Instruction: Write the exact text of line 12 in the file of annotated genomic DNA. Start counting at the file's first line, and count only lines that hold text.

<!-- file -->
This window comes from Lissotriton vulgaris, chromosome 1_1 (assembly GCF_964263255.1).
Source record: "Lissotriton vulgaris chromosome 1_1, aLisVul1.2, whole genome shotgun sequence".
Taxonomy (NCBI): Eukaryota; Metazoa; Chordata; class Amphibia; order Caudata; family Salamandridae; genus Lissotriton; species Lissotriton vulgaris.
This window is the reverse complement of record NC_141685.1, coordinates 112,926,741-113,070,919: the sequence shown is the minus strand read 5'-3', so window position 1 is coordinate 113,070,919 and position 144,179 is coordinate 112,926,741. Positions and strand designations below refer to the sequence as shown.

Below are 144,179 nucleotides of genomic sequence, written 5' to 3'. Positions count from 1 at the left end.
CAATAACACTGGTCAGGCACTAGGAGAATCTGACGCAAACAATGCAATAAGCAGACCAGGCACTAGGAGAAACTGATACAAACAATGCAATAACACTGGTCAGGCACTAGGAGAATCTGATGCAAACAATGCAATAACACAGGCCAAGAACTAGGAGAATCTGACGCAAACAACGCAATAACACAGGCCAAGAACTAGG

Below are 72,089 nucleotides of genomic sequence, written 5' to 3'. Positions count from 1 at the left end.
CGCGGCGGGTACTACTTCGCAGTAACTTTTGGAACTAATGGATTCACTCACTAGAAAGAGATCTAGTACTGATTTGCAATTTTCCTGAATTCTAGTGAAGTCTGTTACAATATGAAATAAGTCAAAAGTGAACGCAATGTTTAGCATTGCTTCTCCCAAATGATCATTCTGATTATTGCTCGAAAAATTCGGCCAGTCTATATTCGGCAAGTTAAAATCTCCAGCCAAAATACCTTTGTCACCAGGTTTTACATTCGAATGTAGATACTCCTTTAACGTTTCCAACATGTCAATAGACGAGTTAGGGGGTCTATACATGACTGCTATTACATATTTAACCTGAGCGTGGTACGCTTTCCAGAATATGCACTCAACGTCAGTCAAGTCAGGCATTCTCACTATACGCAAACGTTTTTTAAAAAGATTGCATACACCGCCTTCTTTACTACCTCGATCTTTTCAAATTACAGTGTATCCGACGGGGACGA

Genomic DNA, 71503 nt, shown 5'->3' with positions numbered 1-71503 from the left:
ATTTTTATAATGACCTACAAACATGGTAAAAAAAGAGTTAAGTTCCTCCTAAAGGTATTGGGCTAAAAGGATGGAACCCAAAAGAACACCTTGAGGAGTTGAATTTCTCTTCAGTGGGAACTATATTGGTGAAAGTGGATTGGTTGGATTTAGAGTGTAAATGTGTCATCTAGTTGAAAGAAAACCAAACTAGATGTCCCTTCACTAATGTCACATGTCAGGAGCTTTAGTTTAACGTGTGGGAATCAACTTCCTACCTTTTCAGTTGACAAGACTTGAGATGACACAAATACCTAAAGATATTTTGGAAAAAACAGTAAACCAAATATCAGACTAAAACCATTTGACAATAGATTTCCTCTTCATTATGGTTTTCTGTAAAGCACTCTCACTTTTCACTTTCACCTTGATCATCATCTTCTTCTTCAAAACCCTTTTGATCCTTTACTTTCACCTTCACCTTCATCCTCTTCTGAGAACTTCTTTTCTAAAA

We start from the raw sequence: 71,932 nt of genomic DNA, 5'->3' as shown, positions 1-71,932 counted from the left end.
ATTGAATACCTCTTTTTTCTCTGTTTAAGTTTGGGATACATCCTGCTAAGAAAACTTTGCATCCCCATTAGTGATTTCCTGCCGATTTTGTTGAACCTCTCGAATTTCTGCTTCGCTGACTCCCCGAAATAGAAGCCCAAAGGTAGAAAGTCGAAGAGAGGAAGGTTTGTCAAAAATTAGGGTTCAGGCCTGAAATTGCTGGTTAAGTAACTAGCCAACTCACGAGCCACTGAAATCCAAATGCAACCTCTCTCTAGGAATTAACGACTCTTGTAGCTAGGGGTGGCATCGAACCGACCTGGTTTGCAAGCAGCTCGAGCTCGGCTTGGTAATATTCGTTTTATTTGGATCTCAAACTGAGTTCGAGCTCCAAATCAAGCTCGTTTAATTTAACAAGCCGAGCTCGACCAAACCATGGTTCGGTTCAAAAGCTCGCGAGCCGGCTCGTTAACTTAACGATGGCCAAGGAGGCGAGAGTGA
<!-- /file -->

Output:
ATTGAATACCTCTTTTTTCTCTGTTTAAGTTTGGGATACATCCTGCTAAGAAAACTTTGCATCCCCATTAGTGATTTCCTGCCGATTTTGTTGAACCTCTCGAATTTCTGCTTCGCTGACTCCCCGAAATAGAAGCCCAAAGGTAGAAAGTCGAAGAGAGGAAGGTTTGTCAAAAATTAGGGTTCAGGCCTGAAATTGCTGGTTAAGTAACTAGCCAACTCACGAGCCACTGAAATCCAAATGCAACCTCTCTCTAGGAATTAACGACTCTTGTAGCTAGGGGTGGCATCGAACCGACCTGGTTTGCAAGCAGCTCGAGCTCGGCTTGGTAATATTCGTTTTATTTGGATCTCAAACTGAGTTCGAGCTCCAAATCAAGCTCGTTTAATTTAACAAGCCGAGCTCGACCAAACCATGGTTCGGTTCAAAAGCTCGCGAGCCGGCTCGTTAACTTAACGATGGCCAAGGAGGCGAGAGTGA